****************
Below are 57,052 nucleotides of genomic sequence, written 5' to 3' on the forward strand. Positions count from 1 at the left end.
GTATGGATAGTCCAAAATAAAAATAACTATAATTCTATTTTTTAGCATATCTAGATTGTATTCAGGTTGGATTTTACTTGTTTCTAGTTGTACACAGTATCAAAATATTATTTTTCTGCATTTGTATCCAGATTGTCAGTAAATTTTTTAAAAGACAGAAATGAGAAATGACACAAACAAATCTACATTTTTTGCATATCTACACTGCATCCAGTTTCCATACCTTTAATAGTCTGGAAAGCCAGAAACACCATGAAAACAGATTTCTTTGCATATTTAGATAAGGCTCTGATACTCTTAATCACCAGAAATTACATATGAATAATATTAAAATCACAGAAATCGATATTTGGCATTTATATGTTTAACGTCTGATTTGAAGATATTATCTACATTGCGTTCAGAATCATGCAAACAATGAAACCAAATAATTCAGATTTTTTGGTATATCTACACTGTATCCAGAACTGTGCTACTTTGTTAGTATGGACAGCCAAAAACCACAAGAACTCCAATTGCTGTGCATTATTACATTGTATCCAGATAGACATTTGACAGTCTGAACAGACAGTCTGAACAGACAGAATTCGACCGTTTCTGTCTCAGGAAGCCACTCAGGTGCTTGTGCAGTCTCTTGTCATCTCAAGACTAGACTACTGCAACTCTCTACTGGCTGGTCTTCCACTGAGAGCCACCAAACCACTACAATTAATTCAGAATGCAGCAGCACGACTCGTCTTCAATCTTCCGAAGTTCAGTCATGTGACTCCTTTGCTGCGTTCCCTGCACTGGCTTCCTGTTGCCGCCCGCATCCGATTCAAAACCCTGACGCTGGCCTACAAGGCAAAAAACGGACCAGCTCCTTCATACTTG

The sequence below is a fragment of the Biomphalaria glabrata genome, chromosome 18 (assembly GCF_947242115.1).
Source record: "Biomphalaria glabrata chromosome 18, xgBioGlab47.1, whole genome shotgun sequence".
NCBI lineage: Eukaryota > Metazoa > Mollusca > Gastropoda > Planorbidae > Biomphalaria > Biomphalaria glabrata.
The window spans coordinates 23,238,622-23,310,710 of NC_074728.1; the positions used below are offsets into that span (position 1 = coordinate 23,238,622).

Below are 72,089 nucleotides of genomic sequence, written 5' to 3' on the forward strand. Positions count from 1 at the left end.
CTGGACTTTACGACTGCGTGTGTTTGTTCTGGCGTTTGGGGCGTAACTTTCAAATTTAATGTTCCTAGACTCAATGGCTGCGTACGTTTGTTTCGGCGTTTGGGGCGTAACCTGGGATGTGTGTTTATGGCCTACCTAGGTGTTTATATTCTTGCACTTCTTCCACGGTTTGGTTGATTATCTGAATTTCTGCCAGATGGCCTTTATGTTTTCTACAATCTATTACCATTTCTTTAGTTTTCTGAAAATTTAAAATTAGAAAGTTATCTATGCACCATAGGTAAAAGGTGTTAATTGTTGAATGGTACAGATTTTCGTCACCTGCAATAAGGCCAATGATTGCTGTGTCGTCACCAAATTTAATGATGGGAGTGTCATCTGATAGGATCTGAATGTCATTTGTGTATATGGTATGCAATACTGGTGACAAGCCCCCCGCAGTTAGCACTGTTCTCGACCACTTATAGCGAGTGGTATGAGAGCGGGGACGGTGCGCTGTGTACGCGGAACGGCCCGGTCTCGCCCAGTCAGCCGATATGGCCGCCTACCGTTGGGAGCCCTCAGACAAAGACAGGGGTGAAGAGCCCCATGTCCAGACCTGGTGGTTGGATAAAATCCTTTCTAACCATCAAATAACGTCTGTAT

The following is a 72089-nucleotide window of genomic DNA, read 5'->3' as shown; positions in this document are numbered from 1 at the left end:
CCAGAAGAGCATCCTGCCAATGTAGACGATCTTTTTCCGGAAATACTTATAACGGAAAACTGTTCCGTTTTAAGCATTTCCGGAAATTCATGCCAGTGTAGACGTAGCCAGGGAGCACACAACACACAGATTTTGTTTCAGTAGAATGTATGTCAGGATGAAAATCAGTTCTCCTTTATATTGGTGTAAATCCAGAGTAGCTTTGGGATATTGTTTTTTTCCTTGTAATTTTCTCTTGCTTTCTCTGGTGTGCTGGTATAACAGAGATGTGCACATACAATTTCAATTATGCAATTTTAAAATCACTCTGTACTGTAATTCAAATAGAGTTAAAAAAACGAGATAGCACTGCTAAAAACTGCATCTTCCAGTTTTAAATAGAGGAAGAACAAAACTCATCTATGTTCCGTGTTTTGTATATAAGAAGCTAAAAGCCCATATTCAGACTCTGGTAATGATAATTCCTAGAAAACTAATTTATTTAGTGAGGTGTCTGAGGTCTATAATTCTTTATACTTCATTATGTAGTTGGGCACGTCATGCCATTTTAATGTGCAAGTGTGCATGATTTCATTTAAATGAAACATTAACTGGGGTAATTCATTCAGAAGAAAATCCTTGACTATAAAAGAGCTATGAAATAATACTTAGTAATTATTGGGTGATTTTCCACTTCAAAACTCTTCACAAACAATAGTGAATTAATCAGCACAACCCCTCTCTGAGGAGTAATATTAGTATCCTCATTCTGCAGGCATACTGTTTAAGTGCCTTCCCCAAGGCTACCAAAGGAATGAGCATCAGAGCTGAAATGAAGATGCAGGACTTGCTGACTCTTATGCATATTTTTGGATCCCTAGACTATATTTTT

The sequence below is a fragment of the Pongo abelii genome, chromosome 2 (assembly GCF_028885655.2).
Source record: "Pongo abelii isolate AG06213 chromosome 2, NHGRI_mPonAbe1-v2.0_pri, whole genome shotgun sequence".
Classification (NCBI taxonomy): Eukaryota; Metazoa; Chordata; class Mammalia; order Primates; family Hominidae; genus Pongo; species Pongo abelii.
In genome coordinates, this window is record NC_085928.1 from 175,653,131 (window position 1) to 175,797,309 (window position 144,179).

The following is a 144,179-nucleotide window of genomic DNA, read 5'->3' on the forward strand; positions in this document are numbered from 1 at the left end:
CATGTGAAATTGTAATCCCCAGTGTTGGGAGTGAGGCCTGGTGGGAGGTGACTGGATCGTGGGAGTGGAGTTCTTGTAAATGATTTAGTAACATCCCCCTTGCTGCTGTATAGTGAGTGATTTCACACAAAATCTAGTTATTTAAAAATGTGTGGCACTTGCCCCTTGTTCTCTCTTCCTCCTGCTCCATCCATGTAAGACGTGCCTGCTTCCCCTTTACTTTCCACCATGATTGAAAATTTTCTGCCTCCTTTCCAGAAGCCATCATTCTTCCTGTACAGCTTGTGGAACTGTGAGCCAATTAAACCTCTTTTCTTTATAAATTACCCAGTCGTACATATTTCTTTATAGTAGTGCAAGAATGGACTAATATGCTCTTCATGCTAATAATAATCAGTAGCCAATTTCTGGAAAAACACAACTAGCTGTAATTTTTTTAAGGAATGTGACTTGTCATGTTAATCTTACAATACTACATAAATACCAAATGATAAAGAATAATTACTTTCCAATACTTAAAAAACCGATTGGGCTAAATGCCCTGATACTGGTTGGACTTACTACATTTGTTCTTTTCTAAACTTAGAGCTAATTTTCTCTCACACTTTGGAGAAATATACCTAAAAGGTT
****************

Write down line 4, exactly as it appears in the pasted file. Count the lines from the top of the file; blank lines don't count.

Source record: "Biomphalaria glabrata chromosome 18, xgBioGlab47.1, whole genome shotgun sequence".